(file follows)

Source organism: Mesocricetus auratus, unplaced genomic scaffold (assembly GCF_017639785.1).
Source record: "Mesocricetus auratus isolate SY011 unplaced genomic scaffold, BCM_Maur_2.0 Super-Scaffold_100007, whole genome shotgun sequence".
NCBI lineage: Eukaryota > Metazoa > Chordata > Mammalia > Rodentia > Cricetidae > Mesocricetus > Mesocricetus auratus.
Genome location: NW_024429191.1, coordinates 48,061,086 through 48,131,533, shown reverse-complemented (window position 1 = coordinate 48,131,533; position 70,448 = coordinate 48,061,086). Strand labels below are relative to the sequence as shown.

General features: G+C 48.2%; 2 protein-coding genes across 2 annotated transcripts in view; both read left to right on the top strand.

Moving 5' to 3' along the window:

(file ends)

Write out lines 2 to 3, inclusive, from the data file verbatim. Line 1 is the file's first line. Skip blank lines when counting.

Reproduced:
Source record: "Mesocricetus auratus isolate SY011 unplaced genomic scaffold, BCM_Maur_2.0 Super-Scaffold_100007, whole genome shotgun sequence".
NCBI lineage: Eukaryota > Metazoa > Chordata > Mammalia > Rodentia > Cricetidae > Mesocricetus > Mesocricetus auratus.